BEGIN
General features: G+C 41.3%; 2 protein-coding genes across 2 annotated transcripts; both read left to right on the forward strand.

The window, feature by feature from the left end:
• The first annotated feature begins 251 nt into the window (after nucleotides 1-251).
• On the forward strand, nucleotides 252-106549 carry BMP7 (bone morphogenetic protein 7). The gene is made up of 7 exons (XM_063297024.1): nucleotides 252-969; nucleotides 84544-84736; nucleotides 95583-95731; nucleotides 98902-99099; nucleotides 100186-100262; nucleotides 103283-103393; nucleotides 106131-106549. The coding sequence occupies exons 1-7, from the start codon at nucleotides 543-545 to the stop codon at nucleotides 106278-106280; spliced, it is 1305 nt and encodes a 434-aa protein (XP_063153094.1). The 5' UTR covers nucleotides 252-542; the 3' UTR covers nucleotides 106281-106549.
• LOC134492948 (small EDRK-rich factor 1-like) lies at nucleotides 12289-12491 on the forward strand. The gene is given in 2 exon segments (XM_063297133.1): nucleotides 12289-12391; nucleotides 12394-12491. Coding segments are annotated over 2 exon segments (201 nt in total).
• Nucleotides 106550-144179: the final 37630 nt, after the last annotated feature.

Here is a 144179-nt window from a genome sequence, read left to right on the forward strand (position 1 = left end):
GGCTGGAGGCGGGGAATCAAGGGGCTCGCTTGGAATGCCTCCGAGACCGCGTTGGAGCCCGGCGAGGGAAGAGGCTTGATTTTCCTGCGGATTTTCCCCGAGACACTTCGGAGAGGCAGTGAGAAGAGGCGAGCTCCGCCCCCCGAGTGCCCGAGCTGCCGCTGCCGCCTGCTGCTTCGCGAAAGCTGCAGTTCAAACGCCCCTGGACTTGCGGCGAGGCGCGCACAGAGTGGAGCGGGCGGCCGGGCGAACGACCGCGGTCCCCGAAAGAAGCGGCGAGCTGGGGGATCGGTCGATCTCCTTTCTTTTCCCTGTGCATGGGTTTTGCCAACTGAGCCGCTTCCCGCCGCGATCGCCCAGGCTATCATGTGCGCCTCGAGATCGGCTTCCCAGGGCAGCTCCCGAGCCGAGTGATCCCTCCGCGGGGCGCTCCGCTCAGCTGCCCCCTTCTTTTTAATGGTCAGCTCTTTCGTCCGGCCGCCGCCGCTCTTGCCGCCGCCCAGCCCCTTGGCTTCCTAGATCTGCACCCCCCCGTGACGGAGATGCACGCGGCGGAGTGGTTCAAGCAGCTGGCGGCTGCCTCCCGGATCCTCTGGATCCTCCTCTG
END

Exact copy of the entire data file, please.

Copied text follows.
General features: G+C 41.3%; 2 protein-coding genes across 2 annotated transcripts; both read left to right on the forward strand.

The window, feature by feature from the left end:
• The first annotated feature begins 251 nt into the window (after nucleotides 1-251).
• On the forward strand, nucleotides 252-106549 carry BMP7 (bone morphogenetic protein 7). The gene is made up of 7 exons (XM_063297024.1): nucleotides 252-969; nucleotides 84544-84736; nucleotides 95583-95731; nucleotides 98902-99099; nucleotides 100186-100262; nucleotides 103283-103393; nucleotides 106131-106549. The coding sequence occupies exons 1-7, from the start codon at nucleotides 543-545 to the stop codon at nucleotides 106278-106280; spliced, it is 1305 nt and encodes a 434-aa protein (XP_063153094.1). The 5' UTR covers nucleotides 252-542; the 3' UTR covers nucleotides 106281-106549.
• LOC134492948 (small EDRK-rich factor 1-like) lies at nucleotides 12289-12491 on the forward strand. The gene is given in 2 exon segments (XM_063297133.1): nucleotides 12289-12391; nucleotides 12394-12491. Coding segments are annotated over 2 exon segments (201 nt in total).
• Nucleotides 106550-144179: the final 37630 nt, after the last annotated feature.

Here is a 144179-nt window from a genome sequence, read left to right on the forward strand (position 1 = left end):
GGCTGGAGGCGGGGAATCAAGGGGCTCGCTTGGAATGCCTCCGAGACCGCGTTGGAGCCCGGCGAGGGAAGAGGCTTGATTTTCCTGCGGATTTTCCCCGAGACACTTCGGAGAGGCAGTGAGAAGAGGCGAGCTCCGCCCCCCGAGTGCCCGAGCTGCCGCTGCCGCCTGCTGCTTCGCGAAAGCTGCAGTTCAAACGCCCCTGGACTTGCGGCGAGGCGCGCACAGAGTGGAGCGGGCGGCCGGGCGAACGACCGCGGTCCCCGAAAGAAGCGGCGAGCTGGGGGATCGGTCGATCTCCTTTCTTTTCCCTGTGCATGGGTTTTGCCAACTGAGCCGCTTCCCGCCGCGATCGCCCAGGCTATCATGTGCGCCTCGAGATCGGCTTCCCAGGGCAGCTCCCGAGCCGAGTGATCCCTCCGCGGGGCGCTCCGCTCAGCTGCCCCCTTCTTTTTAATGGTCAGCTCTTTCGTCCGGCCGCCGCCGCTCTTGCCGCCGCCCAGCCCCTTGGCTTCCTAGATCTGCACCCCCCCGTGACGGAGATGCACGCGGCGGAGTGGTTCAAGCAGCTGGCGGCTGCCTCCCGGATCCTCTGGATCCTCCTCTG